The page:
Implementing later start times could have negative effects

December 13, 2021

Starting school later will not be a magical solution to teenagers’ problems. Yes, research shows that teenagers need more sleep and starting school as early as we currently do is damaging. But, what about the effects that changing start times will have on other aspects of teenage life? The problems presented would apply if either high school and elementary school start times flipped, or if all schools just started later.

First, the benefit of having high school end before elementary school is that older siblings can be home to watch and care for their younger siblings. If start times flipped, that would no longer be possible and parents would either have to pay for some form of childcare, or change their work schedules to watch the younger kids. Additionally, it is proven that younger children need more sleep than their older siblings, so by making them start 2.5 hours earlier, they will need to go to bed that much earlier and that will change the entire family’s schedule, especially for the families that have parents who work until 5 or 6 p.m..

Another issue with flipping start times would be that younger siblings require help from parents to get ready for school while older children are more independent and can get themselves ready. So if this flip were to happen, parents would have to wake up earlier to get their younger children ready for school. This being said, the argument cannot be made that the older kids can get their younger siblings ready for school because these students would then be waking up at the same time they did before. Taking all these points into consideration, flipping the two schools’ start times will not solve any problems.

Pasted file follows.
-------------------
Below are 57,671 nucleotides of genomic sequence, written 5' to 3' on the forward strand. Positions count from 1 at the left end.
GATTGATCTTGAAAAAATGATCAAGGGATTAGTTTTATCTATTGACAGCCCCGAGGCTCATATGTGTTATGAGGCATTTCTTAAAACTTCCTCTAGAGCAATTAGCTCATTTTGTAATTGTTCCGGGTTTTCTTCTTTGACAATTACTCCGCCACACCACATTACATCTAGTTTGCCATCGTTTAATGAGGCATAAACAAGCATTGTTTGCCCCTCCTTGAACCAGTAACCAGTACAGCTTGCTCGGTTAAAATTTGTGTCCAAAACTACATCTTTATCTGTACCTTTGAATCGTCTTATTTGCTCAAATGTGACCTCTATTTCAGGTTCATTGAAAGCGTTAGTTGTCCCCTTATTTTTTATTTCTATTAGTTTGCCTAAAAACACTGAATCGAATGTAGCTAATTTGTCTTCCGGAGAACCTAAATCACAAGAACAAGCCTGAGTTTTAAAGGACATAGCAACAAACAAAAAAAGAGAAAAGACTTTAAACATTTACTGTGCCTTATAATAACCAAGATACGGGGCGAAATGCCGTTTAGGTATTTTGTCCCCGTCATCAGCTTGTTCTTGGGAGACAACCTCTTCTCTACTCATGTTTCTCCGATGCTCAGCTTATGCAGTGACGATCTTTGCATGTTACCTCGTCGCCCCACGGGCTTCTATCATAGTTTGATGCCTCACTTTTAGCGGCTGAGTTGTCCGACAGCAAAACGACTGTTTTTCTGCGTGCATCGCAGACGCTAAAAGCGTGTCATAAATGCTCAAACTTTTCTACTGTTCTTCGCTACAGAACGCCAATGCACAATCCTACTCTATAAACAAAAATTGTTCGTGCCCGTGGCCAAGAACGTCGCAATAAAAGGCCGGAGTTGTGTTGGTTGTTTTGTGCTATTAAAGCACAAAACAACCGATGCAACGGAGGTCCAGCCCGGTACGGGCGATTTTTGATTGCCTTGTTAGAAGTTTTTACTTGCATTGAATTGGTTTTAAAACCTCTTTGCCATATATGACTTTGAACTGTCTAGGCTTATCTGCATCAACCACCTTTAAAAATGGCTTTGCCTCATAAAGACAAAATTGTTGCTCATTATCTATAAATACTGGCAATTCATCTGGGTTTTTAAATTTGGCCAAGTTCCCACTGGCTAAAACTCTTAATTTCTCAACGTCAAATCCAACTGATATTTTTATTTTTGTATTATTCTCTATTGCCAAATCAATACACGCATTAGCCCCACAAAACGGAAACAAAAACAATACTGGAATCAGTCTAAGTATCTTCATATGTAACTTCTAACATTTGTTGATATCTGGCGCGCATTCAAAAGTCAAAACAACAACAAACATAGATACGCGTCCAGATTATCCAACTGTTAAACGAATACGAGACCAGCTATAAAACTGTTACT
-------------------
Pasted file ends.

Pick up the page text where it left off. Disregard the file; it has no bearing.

Next, let’s say we push back high school start times an hour, to 8:30 a.m. for Cherry Hill East students. Traffic will be worse as many adults begin their commute to work at that time. Also, that hour push back will then create a domino effect, making both middle and elementary schools start an hour later as well. That would mean, middle schoolers would start at 9 a.m., and elementary schoolers would start at 10 a.m.. Most parents have to start work at 9 a.m., so we have another issue with getting students to school. Not just that, but school will need to be the same length; for high schoolers, that is 7 hours. So now, though we start at 8:30 a.m., we finish at 3:30 P.M. Now, our whole routine is just pushed back an hour and you will end up getting the same amount of sleep each night. Not to mention, most after school activities and sports hold 2 hour long practices, and after daylight savings time in the fall, it will be dark by 5:45 when practice ends. Therefore, it will be hard to see and practices will face issues.

I agree that teenagers need more rest, but changing school start times will not help that. I think we should instead focus on the amount of homework given each night in high school. Students stay up until 2 a.m. or later just working on nightly homework. If we could place a cap on the number of hours worth of homework students could get, we could help fight sleep deprivation among teens.

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